Hibiscus-pomegranate blends and hibiscus-passionfruit blends are also super popular and easy to find, feel free to snag one of those as well if you come across it! I’ve even seen one that is a mix of hibiscus and peach that sounds simply phenomenal. Snag whatever looks amazing to you and have fun with these frozen tea pops!
If you’re extra OCD, you’ll notice one pop is missing from the above photo.
Does it drive anyone else cuckoo for cocoa puffs? Just me?
The chickpea, my photography assistant and Peas and Crayons taste tester extraordinaire, insisted she must run quality control on this batch of Green Tea Hibiscus Pops right away, before a single photo may be taken. After she giddily devoured the pop and gave me a high-five for making her the most beautiful pink pop she ever did see, this mama got to work… FAST!
Have I mentioned how hard it is to photograph ice pops? Holy COW those babies like to melt, especially in this heat. I cranked the AC, cringed over my impending electrical bill, and started snapping, hoping the photos would do these super vivid pops justice.
Since I don’t want to be “that guy” that sends you to an old post for all the information you could toooootally use for this recipe, here’s a little recap of my frozen pop tips, tricks, and shenanigans!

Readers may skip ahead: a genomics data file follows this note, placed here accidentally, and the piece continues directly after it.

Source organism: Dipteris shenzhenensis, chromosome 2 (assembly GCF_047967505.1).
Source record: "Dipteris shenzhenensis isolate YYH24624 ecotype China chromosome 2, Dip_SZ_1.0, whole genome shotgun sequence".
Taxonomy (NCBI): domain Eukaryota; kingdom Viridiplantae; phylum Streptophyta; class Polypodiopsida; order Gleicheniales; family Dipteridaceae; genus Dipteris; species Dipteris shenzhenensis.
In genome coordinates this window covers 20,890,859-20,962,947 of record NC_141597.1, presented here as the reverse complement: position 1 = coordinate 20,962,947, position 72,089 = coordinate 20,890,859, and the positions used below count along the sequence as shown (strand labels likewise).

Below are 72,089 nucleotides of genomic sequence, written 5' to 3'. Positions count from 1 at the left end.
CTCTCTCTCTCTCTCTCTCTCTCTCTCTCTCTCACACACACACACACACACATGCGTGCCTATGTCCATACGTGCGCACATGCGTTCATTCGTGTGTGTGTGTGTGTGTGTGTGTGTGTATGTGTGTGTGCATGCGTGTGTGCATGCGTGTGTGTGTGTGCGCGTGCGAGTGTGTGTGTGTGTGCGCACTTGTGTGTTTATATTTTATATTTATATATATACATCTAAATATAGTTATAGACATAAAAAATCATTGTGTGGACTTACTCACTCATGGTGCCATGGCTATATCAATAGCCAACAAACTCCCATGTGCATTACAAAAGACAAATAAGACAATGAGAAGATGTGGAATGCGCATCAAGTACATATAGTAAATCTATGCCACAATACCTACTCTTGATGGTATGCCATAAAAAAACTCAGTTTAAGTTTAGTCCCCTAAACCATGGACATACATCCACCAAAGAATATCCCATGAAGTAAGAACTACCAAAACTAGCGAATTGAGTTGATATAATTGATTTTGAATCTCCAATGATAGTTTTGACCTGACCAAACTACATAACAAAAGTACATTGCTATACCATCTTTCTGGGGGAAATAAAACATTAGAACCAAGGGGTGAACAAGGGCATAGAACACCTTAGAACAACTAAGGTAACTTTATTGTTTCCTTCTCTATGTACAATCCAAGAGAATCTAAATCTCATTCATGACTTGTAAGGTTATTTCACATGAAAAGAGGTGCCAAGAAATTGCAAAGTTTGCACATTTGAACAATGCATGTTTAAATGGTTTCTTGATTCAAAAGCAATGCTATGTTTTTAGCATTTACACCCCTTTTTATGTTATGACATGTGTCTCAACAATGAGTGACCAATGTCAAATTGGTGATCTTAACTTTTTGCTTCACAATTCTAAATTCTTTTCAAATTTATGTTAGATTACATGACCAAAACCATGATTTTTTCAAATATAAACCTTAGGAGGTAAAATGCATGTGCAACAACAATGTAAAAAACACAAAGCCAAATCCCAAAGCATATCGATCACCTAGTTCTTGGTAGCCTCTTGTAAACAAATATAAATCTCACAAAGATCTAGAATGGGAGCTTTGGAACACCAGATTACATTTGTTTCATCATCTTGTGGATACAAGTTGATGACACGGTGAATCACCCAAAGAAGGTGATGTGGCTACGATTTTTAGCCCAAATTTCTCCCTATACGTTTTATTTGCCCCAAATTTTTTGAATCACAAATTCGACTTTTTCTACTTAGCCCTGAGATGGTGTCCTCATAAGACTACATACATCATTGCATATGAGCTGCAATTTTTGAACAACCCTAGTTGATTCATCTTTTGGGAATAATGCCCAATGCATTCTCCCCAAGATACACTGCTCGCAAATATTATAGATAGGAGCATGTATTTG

Frozen Pop Tips + Tricks
- You can make frozen pops with literally anything you have on hand: fresh fruit, frozen fruit, and juice all work great. We’re loving our Tropical Fruit Pops and these Green Tea Hibiscus Pops!
- You’ll need more liquid ingredients if using frozen fruit and less for fresh. Start with just a little and you can always add more as needed. Have fun experimenting!
- Frozen ingredients expand, so make sure you leave a little space at the top of your pop mold to prevent the lid from sticking or from messy overflow. Usually 1/4 inch of spaces will cover it.
- To ensure the sticks stay upright and don’t migrate, I freeze the pops uncovered, for about an hour, then carefully insert the sticks. The partially frozen slush will cradle the stick and help you keep it straight for easy removal. You can also place the sticks more on the shallow side this way, allowing more of a handle for little (or large!) hands to grip.
- To remove pops from even the most stubborn sticky situation, fill an extra large bowl with water and lightly dip your pop mold into the water, steering clear of the top so you don’t submerge it. Pops will come out clean and easy and can go through a “second freeze” (see storage tip below) to make them extra firm and less likely to melt all over you. Less stubborn pop molds can simply be run under warm water for easy release.
Storage + Freezing
Once you remove your pops from mold, individually wrap in baggies or in a tight layer or two of plastic wrap and freeze for an additional 30 minutes. The second freeze helps set the pops so they don’t melt immediately when you start eating them. Wrapped pops may be stored for a few weeks and are SO much cheaper than store bought!
I hope y’all love these Green Tea Hibiscus Pops as much as we do!